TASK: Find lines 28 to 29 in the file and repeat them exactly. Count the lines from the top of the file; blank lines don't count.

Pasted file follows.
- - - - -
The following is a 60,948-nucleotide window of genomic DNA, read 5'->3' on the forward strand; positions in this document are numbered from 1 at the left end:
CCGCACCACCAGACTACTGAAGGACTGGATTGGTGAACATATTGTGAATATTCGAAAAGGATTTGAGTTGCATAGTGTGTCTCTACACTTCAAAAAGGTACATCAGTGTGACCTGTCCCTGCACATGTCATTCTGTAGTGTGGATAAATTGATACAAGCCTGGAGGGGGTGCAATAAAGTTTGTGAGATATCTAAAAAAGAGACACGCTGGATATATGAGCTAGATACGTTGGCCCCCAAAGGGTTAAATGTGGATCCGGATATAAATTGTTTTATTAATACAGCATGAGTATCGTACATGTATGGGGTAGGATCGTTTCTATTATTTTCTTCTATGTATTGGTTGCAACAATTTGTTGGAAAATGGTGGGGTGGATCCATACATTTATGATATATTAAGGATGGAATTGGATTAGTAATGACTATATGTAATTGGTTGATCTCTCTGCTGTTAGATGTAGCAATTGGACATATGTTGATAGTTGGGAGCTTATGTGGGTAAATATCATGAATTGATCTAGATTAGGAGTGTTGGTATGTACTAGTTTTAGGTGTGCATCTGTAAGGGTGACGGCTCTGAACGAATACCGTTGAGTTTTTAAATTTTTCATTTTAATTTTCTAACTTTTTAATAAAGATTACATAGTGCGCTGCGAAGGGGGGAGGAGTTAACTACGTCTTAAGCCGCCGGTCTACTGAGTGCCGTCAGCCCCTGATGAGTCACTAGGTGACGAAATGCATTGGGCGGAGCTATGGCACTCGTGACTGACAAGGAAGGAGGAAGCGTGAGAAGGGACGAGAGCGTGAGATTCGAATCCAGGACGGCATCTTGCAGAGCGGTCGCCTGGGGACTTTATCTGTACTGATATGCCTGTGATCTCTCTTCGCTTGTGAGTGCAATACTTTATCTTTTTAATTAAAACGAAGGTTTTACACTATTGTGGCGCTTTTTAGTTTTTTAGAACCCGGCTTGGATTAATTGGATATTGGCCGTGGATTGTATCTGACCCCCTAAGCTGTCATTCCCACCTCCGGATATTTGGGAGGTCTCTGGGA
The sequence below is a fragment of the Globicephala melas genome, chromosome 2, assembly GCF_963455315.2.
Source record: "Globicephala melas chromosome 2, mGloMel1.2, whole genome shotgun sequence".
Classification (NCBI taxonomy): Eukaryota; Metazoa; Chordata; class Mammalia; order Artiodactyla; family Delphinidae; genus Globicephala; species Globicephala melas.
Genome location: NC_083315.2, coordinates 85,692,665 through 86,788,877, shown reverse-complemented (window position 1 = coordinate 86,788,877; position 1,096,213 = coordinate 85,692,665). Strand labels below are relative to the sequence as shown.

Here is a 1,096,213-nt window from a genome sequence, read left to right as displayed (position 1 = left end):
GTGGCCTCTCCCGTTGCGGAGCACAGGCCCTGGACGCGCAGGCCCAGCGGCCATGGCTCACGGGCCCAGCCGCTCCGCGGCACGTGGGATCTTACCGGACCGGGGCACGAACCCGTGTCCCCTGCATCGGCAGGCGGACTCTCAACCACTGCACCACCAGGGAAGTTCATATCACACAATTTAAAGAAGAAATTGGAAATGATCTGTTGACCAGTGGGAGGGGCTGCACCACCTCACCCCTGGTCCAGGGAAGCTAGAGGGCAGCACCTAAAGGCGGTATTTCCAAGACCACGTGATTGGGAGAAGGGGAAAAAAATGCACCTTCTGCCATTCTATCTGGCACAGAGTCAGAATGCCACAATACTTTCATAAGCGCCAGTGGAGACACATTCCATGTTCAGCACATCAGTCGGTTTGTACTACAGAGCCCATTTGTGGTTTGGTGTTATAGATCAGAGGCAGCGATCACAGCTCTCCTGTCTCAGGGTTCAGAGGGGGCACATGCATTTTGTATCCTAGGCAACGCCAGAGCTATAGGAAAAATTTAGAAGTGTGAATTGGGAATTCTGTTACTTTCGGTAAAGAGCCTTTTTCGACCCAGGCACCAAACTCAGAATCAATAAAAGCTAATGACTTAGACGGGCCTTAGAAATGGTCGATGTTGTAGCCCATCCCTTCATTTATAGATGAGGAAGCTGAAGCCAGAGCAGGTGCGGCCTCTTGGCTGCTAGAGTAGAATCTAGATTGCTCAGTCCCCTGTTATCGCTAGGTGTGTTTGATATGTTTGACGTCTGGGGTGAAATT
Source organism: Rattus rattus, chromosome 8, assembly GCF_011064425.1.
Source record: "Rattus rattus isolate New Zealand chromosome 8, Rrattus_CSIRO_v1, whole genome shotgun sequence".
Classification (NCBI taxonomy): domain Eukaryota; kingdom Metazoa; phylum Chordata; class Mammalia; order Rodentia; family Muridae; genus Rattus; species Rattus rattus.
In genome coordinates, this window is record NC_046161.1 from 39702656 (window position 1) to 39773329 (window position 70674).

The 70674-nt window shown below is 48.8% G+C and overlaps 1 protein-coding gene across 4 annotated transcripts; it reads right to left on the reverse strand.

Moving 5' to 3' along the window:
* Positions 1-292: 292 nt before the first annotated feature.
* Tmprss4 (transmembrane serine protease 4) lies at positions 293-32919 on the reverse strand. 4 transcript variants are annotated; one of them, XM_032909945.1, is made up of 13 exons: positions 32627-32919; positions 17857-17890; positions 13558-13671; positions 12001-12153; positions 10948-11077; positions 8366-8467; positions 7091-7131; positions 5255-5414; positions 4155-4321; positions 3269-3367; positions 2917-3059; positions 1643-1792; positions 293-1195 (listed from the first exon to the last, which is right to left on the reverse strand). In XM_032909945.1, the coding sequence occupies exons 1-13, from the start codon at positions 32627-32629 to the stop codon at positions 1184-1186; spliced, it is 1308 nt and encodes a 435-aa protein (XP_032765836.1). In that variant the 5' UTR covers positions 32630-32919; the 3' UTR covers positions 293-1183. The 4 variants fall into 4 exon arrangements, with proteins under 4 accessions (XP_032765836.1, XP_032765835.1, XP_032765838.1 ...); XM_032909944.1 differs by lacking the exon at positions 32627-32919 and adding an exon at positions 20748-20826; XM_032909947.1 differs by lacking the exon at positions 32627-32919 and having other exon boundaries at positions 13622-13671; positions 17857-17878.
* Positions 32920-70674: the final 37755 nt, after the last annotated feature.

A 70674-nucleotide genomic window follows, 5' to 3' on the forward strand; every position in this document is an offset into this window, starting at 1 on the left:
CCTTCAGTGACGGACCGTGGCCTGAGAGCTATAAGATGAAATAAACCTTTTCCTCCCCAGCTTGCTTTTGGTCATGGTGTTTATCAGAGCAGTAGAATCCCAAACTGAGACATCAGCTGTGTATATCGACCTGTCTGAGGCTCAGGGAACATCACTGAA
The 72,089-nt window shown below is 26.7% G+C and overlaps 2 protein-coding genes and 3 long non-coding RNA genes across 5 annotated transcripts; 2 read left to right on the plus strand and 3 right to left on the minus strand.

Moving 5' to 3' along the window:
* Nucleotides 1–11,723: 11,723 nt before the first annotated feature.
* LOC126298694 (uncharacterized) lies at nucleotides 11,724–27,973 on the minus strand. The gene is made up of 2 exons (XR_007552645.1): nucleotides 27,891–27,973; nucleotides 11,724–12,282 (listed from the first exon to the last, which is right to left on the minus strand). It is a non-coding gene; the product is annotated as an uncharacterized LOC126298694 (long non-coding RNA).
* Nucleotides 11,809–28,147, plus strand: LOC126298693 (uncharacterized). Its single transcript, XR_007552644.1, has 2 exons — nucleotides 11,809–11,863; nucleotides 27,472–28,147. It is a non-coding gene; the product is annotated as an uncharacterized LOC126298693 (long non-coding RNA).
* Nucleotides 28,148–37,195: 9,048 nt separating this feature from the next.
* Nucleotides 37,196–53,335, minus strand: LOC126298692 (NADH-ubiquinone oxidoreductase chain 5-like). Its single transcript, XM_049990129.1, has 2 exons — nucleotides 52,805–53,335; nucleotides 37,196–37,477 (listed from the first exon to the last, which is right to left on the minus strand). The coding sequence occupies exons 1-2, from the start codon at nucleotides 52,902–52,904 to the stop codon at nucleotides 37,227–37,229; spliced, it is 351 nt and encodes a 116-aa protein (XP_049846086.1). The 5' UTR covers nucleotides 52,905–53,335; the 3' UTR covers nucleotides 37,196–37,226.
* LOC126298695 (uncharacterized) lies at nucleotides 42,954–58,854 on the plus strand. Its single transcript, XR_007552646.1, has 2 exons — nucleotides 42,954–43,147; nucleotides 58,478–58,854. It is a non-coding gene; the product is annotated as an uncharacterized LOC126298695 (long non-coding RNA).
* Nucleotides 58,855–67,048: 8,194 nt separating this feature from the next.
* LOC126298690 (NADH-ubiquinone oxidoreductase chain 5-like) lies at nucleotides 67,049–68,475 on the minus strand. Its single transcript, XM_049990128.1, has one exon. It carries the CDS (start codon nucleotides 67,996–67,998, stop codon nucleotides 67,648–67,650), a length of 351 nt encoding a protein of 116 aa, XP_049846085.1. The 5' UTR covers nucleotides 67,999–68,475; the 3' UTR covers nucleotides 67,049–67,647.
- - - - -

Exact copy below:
* Nucleotides 58,855–67,048: 8,194 nt separating this feature from the next.
* LOC126298690 (NADH-ubiquinone oxidoreductase chain 5-like) lies at nucleotides 67,049–68,475 on the minus strand. Its single transcript, XM_049990128.1, has one exon. It carries the CDS (start codon nucleotides 67,996–67,998, stop codon nucleotides 67,648–67,650), a length of 351 nt encoding a protein of 116 aa, XP_049846085.1. The 5' UTR covers nucleotides 67,999–68,475; the 3' UTR covers nucleotides 67,049–67,647.